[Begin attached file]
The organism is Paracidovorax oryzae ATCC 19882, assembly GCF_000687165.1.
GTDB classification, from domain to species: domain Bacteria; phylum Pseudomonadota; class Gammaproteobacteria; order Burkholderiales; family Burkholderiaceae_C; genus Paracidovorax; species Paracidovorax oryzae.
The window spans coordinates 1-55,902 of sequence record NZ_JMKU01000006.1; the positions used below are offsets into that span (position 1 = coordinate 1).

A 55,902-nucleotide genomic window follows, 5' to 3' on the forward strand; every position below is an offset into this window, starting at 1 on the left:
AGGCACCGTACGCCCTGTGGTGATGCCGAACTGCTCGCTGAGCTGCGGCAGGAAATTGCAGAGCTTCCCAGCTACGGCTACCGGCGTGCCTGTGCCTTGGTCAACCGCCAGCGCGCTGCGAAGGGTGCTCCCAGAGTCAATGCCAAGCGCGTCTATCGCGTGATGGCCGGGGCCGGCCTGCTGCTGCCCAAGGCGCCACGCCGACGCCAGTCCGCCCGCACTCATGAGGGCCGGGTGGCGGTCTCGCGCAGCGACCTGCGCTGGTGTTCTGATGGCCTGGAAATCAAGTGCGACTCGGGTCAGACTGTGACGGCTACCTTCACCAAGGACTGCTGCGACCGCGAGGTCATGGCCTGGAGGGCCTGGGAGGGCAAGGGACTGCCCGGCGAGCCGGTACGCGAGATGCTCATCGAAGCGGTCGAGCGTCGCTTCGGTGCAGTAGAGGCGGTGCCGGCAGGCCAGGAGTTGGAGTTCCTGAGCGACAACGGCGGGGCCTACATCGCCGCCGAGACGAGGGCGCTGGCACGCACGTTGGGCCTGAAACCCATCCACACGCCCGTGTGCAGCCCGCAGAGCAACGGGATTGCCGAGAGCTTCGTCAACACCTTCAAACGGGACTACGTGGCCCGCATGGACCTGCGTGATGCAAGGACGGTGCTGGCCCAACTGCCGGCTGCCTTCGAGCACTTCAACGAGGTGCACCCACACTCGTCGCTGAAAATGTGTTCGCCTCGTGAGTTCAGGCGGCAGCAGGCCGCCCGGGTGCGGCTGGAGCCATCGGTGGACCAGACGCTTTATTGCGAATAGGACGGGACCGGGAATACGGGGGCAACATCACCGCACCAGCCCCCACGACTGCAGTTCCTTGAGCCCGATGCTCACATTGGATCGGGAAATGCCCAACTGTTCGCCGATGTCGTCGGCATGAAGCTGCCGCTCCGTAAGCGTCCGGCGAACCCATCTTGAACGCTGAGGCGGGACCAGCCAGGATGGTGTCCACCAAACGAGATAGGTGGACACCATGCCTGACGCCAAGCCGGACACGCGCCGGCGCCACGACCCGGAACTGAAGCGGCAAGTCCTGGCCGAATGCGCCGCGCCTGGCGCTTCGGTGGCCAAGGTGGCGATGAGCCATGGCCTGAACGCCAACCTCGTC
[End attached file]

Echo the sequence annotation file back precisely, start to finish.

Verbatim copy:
The organism is Paracidovorax oryzae ATCC 19882, assembly GCF_000687165.1.
GTDB classification, from domain to species: domain Bacteria; phylum Pseudomonadota; class Gammaproteobacteria; order Burkholderiales; family Burkholderiaceae_C; genus Paracidovorax; species Paracidovorax oryzae.
The window spans coordinates 1-55,902 of sequence record NZ_JMKU01000006.1; the positions used below are offsets into that span (position 1 = coordinate 1).

A 55,902-nucleotide genomic window follows, 5' to 3' on the forward strand; every position below is an offset into this window, starting at 1 on the left:
AGGCACCGTACGCCCTGTGGTGATGCCGAACTGCTCGCTGAGCTGCGGCAGGAAATTGCAGAGCTTCCCAGCTACGGCTACCGGCGTGCCTGTGCCTTGGTCAACCGCCAGCGCGCTGCGAAGGGTGCTCCCAGAGTCAATGCCAAGCGCGTCTATCGCGTGATGGCCGGGGCCGGCCTGCTGCTGCCCAAGGCGCCACGCCGACGCCAGTCCGCCCGCACTCATGAGGGCCGGGTGGCGGTCTCGCGCAGCGACCTGCGCTGGTGTTCTGATGGCCTGGAAATCAAGTGCGACTCGGGTCAGACTGTGACGGCTACCTTCACCAAGGACTGCTGCGACCGCGAGGTCATGGCCTGGAGGGCCTGGGAGGGCAAGGGACTGCCCGGCGAGCCGGTACGCGAGATGCTCATCGAAGCGGTCGAGCGTCGCTTCGGTGCAGTAGAGGCGGTGCCGGCAGGCCAGGAGTTGGAGTTCCTGAGCGACAACGGCGGGGCCTACATCGCCGCCGAGACGAGGGCGCTGGCACGCACGTTGGGCCTGAAACCCATCCACACGCCCGTGTGCAGCCCGCAGAGCAACGGGATTGCCGAGAGCTTCGTCAACACCTTCAAACGGGACTACGTGGCCCGCATGGACCTGCGTGATGCAAGGACGGTGCTGGCCCAACTGCCGGCTGCCTTCGAGCACTTCAACGAGGTGCACCCACACTCGTCGCTGAAAATGTGTTCGCCTCGTGAGTTCAGGCGGCAGCAGGCCGCCCGGGTGCGGCTGGAGCCATCGGTGGACCAGACGCTTTATTGCGAATAGGACGGGACCGGGAATACGGGGGCAACATCACCGCACCAGCCCCCACGACTGCAGTTCCTTGAGCCCGATGCTCACATTGGATCGGGAAATGCCCAACTGTTCGCCGATGTCGTCGGCATGAAGCTGCCGCTCCGTAAGCGTCCGGCGAACCCATCTTGAACGCTGAGGCGGGACCAGCCAGGATGGTGTCCACCAAACGAGATAGGTGGACACCATGCCTGACGCCAAGCCGGACACGCGCCGGCGCCACGACCCGGAACTGAAGCGGCAAGTCCTGGCCGAATGCGCCGCGCCTGGCGCTTCGGTGGCCAAGGTGGCGATGAGCCATGGCCTGAACGCCAACCTCGTC